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In a rather new trend, cybercriminals have begun to spread malware by spoofing printers and scanners.
These types of attacks started making headlines in late November 2017, after security researchers at Barracuda Labs witnessed an attack in which cybercriminals spoofed a printer to send a malicious attachment that appeared to be a legitimate file sent by a network printer. This malicious attachment allowed the attacker to install a backdoor to conduct surveillance and gain unauthorized access to the victim’s PC.
Earlier, in September 2017, Comodo detected two similar malware campaigns in which cybercriminals spoofed Konica Minolta copiers, printers, and scanners to send malicious attachments that appeared to be legitimate files sent by the victims’ network device. The Comodo Threat Research Lab made a blog post warning of these attacks and correctly predicting more similar attacks in the near future. But we likely still haven’t seen the last of attacks of this nature. These “printer spoofing” attacks utilize botnets of servers, individuals’ PCs, and new phishing techniques to bypass victims’ suspicions and their cybersecurity tools. To keep yourself and your company safe, here’s a rundown of how the attacks work and the security measures you should take.
Executing the Attack
The cybercriminals behind these attacks are very resourceful. They use sophisticated social engineering techniques to trick users into downloading their malicious attachments. In the case of the attacks detected in September by Comodo, the cybercriminals spoofed the model number that belonged to the Konica Minolta C224e (one of the most common models in businesses across the world) to make the email look inconspicuous.
In this case, the payload was a data-encrypting ransomware which was carefully designed to slip past machine learning algorithm-based tools from leading cybersecurity vendors, infect victims’ machines, encrypt their data, and extract a bitcoin ransom.
These attacks are very sophisticated, and they enable “A very small team of hackers to infiltrate thousands of organizations and beat A.I. and machine learning-dependent endpoint protection tools, even those leading in Gartner’s recent Magic Quadrant.” said Fatih Orhan, head of the Comodo Threat Intelligence Lab and Comodo Threat Research Labs (CTRL). “Because the new ransomware appears as an unknown file, it takes a 100% ‘default deny’ security posture to block or contain it at the endpoint or network boundary; it also requires human eyes and analysis to ultimately determine what it is- in this case, new ransomware.”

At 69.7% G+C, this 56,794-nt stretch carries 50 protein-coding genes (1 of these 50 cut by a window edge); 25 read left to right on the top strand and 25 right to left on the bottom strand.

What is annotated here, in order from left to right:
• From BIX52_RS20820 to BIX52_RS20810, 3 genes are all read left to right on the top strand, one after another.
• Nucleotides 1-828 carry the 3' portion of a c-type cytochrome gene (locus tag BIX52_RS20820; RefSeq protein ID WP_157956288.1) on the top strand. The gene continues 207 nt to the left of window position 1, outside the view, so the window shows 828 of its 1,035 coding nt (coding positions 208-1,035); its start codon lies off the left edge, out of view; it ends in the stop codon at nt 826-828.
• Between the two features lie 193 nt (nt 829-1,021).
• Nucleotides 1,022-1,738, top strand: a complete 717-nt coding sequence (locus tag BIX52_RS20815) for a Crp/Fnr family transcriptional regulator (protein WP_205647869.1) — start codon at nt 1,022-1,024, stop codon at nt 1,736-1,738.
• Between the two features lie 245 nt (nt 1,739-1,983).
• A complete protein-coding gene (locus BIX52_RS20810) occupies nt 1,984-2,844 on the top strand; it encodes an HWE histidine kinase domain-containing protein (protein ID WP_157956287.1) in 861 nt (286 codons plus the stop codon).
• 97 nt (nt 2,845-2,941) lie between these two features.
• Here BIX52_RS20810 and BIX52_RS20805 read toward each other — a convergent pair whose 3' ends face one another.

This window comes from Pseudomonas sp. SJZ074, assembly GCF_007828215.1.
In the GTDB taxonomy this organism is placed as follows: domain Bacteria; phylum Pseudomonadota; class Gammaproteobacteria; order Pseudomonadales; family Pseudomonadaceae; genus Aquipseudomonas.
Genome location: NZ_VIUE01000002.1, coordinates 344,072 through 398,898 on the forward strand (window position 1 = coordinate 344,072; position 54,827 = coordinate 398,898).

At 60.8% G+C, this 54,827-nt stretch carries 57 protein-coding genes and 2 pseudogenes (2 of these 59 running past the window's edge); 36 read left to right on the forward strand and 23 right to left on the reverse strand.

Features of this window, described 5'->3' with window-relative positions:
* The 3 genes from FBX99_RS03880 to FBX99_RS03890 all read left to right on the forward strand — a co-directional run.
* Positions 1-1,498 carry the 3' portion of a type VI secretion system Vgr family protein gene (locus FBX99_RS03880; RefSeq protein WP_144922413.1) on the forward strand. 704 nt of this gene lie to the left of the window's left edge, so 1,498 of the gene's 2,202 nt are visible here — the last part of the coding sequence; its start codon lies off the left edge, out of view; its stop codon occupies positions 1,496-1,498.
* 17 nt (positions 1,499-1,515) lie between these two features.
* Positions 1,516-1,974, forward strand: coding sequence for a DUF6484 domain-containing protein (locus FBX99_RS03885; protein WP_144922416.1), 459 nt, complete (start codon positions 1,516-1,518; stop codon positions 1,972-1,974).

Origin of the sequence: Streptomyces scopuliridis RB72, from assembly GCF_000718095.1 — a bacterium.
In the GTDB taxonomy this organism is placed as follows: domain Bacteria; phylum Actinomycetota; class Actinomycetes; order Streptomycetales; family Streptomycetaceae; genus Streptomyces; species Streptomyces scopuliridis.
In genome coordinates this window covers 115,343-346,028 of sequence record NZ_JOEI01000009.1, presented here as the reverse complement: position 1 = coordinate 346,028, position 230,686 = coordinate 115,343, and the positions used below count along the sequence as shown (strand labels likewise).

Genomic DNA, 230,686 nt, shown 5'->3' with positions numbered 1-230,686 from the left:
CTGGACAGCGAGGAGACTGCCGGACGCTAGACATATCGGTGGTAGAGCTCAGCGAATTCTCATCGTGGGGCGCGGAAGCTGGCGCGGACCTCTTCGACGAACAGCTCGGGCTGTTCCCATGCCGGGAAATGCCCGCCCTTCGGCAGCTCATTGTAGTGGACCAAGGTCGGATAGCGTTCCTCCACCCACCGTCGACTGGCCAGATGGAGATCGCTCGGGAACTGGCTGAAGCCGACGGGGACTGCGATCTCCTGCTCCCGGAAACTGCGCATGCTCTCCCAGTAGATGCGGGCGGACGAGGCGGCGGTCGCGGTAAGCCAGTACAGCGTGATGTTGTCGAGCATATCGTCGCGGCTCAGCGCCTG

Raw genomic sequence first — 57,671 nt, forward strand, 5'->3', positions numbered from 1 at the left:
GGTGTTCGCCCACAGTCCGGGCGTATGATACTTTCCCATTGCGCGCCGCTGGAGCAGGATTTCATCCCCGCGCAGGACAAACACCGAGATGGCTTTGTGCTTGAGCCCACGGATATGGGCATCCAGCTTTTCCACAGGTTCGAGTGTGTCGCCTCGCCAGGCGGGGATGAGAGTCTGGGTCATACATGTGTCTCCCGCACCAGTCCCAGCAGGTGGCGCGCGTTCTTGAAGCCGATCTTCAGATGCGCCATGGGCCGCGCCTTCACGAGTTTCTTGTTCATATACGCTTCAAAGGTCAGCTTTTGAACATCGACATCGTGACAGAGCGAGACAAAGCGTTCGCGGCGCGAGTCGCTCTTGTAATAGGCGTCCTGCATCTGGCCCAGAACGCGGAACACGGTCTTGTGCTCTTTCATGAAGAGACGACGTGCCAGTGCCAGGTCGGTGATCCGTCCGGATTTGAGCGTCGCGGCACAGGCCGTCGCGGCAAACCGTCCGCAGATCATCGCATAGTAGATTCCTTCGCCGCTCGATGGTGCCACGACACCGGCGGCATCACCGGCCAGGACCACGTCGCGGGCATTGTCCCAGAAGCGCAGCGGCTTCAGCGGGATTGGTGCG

The attacks detected by Barracuda also featured spoofed emails delivering malicious PDF attachments that, in this case, gave the cybercriminal unrestricted access to the victim’s PC when downloaded.
So what should you look out for to keep yourself from falling victim to one of these attacks?
Warning Signs of Printer/Scanner Spoofing Malware
According to a recent post by security blog Hackercombat.com, “Attackers seem to focus on PDF-oriented malware, as most users think PDFs sent to their printer or scanner are harmless and coming from a safe source. The email subject reads something along the lines of “scanned from HP” or any printer within the network, and the attachment contains the malicious code. It will have a modified file name, which allows the attackers to hide the deceptive code inside the archive, imitating a ‘.pdf,’ ‘.jpg’, ‘.txt’”
So, while any attachment could be malicious, the one that should raise the biggest red flag is .pdf attachments. But, just to be on the safe side, it’s best to exercise caution when receiving any attachment from a printer, scanner, or copier.
How to protect yourself from these attacks:
There are a few basic measures you can take to protect yourself from printer/scanner/copier spoofing attacks. The same post from Hackercombat.com outlines some basic security measures that could save you. Here’s what you should do:
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Tags: cybersecurity,printer attack
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